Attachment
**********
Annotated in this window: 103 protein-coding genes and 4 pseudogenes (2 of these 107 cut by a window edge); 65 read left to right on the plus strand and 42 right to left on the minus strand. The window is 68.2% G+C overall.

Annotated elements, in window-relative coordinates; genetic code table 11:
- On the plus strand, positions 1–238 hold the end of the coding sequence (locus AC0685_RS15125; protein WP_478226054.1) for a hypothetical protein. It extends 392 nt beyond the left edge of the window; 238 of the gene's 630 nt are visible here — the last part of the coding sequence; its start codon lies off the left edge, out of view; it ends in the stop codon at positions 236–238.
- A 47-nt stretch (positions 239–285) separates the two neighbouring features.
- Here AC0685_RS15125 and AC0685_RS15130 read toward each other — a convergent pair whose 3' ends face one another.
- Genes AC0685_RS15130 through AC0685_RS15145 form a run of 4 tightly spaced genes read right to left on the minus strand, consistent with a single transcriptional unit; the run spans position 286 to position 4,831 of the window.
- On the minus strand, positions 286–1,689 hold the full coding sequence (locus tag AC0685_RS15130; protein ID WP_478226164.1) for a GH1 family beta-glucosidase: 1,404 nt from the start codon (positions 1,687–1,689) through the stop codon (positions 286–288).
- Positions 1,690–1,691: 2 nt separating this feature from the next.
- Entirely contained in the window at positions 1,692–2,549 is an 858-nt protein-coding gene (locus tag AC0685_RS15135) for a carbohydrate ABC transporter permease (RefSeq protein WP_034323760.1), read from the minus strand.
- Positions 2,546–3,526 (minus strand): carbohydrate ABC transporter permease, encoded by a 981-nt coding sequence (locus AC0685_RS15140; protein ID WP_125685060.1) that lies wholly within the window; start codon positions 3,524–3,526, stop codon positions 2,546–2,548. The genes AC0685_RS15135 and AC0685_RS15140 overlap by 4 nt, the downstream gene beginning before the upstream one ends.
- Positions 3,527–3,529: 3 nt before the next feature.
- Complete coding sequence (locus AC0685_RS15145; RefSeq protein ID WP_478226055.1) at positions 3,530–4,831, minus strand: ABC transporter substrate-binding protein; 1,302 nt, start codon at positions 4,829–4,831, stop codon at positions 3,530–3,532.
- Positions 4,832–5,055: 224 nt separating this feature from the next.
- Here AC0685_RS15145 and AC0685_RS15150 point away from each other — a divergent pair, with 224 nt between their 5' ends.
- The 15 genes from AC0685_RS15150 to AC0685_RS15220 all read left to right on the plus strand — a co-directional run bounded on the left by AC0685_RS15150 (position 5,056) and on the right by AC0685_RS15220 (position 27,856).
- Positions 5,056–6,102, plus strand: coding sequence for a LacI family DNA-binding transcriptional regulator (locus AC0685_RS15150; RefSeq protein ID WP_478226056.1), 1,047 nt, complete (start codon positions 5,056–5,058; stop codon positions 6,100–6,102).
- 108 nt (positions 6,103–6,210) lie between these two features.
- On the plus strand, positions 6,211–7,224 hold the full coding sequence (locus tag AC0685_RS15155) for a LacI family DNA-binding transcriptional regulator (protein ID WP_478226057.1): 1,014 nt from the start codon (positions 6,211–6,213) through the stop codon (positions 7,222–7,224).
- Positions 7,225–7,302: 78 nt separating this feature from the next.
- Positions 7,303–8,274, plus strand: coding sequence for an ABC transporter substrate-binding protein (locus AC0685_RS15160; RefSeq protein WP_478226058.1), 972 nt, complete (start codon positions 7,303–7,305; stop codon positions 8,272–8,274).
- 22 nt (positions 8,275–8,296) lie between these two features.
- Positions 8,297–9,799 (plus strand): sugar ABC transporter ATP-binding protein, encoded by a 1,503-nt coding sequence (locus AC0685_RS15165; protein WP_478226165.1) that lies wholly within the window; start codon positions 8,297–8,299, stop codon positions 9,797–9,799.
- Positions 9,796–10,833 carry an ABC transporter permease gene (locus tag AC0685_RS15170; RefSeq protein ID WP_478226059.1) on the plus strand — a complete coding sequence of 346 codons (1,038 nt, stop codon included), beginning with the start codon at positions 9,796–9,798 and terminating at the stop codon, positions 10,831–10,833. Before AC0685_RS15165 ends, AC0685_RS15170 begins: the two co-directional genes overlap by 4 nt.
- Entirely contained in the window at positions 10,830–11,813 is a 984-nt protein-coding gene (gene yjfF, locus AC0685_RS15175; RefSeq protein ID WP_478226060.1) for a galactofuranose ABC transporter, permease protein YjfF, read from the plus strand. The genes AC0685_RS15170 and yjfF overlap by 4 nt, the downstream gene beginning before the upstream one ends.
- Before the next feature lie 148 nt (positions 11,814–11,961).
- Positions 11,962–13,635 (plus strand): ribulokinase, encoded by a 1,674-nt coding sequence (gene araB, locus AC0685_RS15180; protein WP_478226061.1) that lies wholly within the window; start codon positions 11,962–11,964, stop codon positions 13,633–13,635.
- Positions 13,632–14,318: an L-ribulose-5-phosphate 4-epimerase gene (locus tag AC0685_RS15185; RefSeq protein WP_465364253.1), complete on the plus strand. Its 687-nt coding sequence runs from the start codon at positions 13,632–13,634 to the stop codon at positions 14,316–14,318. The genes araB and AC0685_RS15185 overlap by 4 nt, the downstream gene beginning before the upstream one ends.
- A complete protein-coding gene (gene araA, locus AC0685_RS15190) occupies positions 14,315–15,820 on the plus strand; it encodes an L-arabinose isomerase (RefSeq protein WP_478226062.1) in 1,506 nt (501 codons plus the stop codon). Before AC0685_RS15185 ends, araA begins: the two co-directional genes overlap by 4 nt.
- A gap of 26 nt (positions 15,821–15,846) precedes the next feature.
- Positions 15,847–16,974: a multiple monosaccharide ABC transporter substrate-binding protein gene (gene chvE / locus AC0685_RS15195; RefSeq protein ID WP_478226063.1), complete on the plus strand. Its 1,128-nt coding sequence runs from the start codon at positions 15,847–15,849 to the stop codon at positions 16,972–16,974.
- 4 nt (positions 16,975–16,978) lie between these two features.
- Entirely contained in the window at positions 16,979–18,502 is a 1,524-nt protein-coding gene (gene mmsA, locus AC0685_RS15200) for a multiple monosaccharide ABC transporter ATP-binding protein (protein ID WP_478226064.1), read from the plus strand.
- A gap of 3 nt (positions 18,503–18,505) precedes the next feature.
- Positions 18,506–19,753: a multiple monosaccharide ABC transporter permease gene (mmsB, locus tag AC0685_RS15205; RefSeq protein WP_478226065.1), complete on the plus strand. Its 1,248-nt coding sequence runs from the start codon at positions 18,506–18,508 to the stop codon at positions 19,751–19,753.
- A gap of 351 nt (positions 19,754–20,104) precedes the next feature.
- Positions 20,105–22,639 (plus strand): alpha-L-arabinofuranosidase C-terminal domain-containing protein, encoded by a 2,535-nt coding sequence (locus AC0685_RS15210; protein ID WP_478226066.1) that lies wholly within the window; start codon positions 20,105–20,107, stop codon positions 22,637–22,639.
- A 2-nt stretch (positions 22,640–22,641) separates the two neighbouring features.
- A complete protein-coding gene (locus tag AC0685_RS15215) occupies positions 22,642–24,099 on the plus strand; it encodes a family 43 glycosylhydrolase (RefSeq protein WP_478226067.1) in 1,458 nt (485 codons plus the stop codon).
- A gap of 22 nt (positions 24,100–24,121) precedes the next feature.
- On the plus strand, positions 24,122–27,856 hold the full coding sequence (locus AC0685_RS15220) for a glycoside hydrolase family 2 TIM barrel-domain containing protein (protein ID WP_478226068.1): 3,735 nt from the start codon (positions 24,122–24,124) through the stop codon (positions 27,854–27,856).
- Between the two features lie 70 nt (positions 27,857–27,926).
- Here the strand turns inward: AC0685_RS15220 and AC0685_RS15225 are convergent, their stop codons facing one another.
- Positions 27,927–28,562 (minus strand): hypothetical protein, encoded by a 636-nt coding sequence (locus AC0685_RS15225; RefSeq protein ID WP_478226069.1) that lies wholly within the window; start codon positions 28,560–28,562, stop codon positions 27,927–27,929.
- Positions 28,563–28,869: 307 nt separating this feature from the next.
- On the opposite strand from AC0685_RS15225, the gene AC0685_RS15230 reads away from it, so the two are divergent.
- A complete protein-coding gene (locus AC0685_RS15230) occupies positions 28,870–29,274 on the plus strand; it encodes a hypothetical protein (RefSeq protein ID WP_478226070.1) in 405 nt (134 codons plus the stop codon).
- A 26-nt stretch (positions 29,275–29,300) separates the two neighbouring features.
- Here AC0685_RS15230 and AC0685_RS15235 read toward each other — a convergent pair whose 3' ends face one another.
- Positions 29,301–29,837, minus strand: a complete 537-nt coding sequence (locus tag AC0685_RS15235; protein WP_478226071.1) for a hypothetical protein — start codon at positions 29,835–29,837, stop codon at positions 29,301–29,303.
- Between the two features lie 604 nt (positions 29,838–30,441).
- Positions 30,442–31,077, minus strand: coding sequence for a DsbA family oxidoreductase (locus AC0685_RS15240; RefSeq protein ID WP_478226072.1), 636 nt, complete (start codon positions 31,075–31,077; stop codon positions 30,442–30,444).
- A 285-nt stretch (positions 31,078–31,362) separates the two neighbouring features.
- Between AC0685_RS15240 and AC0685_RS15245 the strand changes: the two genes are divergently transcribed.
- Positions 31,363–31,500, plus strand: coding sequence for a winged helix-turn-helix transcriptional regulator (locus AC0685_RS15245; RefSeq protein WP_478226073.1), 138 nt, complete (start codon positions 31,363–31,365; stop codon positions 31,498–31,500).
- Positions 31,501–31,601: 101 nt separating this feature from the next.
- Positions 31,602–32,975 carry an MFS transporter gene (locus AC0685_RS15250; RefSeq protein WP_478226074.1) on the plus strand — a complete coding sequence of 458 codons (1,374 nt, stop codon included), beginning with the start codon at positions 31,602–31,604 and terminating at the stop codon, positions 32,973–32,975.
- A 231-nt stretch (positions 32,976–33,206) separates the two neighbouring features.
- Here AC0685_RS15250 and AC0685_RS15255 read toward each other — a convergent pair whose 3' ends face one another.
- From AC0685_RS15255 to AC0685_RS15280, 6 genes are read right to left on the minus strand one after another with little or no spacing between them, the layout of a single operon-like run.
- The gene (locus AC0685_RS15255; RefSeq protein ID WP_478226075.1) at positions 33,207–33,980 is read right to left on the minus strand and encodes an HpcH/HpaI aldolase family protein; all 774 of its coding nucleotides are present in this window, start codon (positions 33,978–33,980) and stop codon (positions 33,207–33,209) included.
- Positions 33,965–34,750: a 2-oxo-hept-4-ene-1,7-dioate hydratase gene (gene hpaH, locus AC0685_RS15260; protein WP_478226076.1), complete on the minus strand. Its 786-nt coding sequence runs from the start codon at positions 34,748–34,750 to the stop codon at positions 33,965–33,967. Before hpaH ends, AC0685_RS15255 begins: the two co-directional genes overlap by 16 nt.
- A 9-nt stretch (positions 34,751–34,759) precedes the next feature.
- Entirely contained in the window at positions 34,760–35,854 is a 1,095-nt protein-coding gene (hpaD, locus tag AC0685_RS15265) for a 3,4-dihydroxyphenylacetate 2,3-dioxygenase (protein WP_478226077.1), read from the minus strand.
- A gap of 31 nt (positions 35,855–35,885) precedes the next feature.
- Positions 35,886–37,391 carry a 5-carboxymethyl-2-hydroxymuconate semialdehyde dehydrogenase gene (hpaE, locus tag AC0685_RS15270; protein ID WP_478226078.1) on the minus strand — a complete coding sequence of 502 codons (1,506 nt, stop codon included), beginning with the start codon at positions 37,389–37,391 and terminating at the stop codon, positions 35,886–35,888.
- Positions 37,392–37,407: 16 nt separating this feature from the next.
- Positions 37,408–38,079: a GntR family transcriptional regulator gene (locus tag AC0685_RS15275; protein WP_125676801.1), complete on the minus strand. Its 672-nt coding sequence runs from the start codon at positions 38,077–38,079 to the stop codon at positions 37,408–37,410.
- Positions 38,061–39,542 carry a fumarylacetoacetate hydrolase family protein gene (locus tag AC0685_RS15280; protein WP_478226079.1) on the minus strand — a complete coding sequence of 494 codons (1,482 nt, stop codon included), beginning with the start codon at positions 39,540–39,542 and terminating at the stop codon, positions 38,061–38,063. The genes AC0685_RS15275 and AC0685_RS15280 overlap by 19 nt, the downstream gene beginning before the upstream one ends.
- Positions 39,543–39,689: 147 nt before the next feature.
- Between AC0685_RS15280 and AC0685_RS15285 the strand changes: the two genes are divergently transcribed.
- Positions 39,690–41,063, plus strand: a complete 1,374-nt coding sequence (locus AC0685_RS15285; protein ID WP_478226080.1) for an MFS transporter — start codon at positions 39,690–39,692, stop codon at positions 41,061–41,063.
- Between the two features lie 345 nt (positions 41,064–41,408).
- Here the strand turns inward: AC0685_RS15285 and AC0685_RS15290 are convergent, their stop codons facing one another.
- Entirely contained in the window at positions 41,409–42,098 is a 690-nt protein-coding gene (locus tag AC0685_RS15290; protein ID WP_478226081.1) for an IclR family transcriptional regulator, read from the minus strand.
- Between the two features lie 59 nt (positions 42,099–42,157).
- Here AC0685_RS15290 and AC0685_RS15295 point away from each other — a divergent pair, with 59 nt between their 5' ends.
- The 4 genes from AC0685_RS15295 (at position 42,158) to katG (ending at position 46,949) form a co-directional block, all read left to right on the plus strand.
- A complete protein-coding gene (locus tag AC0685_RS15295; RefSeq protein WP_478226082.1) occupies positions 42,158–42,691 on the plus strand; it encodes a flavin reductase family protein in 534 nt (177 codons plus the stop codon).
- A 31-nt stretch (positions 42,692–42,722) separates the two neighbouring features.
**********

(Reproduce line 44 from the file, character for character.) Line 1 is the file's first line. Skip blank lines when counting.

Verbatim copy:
- Positions 28,563–28,869: 307 nt separating this feature from the next.